I’ve spent the last few weeks making dozens of calls to partner colleges and universities to learn how they’re weathering the coronavirus crisis. But as a former business school dean, I always go back to the numbers.
To put data behind the insights and anecdotes emerging from our conversations with partners, we surveyed graduate, adult, and online education leaders about their institution’s response to COVID-19. We received 175 responses from enrollment leaders across the country. Here are the top four trends that emerged.
Survey respondents primarily work at graduate, business, arts and sciences, law, and engineering schools or in online education units. 75% of respondents are at colleges or universities with more than 300 graduate and professional students; 79% are at institutions with a mix of on-campus and online programs.
1. Concerned about meeting enrollment targets, many schools are trying new virtual tactics
In early March, more than half of survey respondents expected to meet or exceed enrollment targets. But as campuses nationwide began to close, fewer and fewer respondents reported confidence in their institution’s ability to meet enrollment goals. By mid- to late March, just 28% expected to hit or exceed enrollment targets.
As concerns about enrollment mount, colleges and universities have found creative ways to engage prospects virtually. 65% of respondents have added or increased live virtual events and 62% have expanded personalized outreach from staff and faculty. And to engage prospective students unable to visit campus, 40% of respondents have added or promoted a virtual tour on their website.
From continuing to reach out to prospects to promoting virtual tours, I’ve been heartened to see institutions aren’t pausing their marketing and are instead adapting their communications to fit the current moment.
Consider supplementing your current recruitment communications with a virtual tour. We’ve found prospective students spend more than four times the amount of time on a virtual tour than on a traditional university webpage.
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2. Many respondents plan to streamline admissions policies and procedures
With our enrollment crystal ball cloudier than ever, three-quarters of survey respondents plan to adjust their enrollment and admissions strategies or tactics this cycle. Most commonly, respondents are relaxing or planning to relax standardized test requirements given exam cancelations and the stress facing all prospects during this crisis.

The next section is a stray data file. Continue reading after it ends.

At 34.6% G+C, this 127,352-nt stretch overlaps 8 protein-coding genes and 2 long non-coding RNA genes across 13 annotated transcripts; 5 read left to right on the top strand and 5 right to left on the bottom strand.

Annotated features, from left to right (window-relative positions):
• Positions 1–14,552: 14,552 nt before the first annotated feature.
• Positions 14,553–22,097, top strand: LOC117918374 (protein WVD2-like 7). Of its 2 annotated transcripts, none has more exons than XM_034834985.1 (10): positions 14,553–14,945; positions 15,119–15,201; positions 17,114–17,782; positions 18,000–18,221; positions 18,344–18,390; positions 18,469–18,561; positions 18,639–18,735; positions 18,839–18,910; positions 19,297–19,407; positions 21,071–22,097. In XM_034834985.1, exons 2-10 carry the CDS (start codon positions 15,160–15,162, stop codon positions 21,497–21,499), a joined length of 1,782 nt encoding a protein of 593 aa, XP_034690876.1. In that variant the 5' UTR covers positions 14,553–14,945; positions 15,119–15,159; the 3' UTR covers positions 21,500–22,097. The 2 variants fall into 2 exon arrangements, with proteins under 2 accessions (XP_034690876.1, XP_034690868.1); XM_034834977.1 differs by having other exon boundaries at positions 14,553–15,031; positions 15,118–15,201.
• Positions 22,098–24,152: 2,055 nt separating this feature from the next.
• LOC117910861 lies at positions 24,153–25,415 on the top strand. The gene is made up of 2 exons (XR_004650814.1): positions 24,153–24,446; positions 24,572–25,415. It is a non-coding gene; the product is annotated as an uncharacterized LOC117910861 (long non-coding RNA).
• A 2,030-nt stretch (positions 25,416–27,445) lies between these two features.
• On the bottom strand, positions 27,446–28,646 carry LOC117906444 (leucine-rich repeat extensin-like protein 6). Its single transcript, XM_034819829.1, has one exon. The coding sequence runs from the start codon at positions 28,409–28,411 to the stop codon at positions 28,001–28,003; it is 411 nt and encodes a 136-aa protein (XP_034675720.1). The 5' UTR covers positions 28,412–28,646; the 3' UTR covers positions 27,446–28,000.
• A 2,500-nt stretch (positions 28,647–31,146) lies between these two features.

Which enrollment strategies or tactics have you implemented/do you plan to implement this cycle?
Recommendations: Consider accepting unofficial transcripts, waiving application fees, and extending application deadlines. Identify ways to streamline the application itself. Because most adult learners expect to complete their application in less than two hours, it’s important application instructions are clear and navigation is intuitive.
3. Respondents were satisfied with the initial rollout of online course delivery
From my conversations with partners, it’s clear faculty and staff have moved mountains to ensure learning could continue during this crisis. We were happy to see that 82% of respondents were somewhat or extremely satisfied with their institution’s contingency plans for remote instruction.
But respondents were less satisfied with the support available to faculty and students unaccustomed to remote learning and instruction.
On a scale of 1 (not at all effective) to 5 (extremely effective)
Recommendation: To support students and save staff time, post the most basic information—like quick tech support FAQs—online. Our research also shows on-demand services, like live chat, increases accessibility and visibility of support for students. Self-service tools and on-demand assistance features will free up staff time to focus on complex and sensitive student concerns.
Survey respondents say regular communication with faculty has been invaluable in ensuring faculty feel supported and informed. This isn’t just the first time some faculty are teaching online. This is a moment of crisis and all members of our community could use encouragement and support.
Recommendation: In addition to regular communication and check-ins, assign faculty mentors with experience in online instruction to support faculty new to remote teaching. Read our blog post to learn more about how to support faculty, staff, and students online.
4. Most respondents plan to expand online graduate offerings in light of COVID-19
Although today’s emergency online courses don’t look exactly like the ones we would launch with months of preparation, I was glad to see 65% of respondents plan to expand fully online courses and programs.
In light of COVID-19 pandemic, which of the following changes, if any, will you make to your graduate programs?
Recommendation: Develop a prioritized course and program migration plan to inform how your institution will allocate resources like instructional design capacity. Then identify which courses to expand online. Our researchers recommend starting with high-enrollment courses, courses that are building blocks for full degree programs, and courses that align to employer demand in your region.
Whether or not you decide to expand online, it’s clear the COVID-19 crisis is unlike anything we’ve seen before. We look forward to continuing to share resources to support your team as they prioritize online program development and other long-term strategies in light of COVID-19.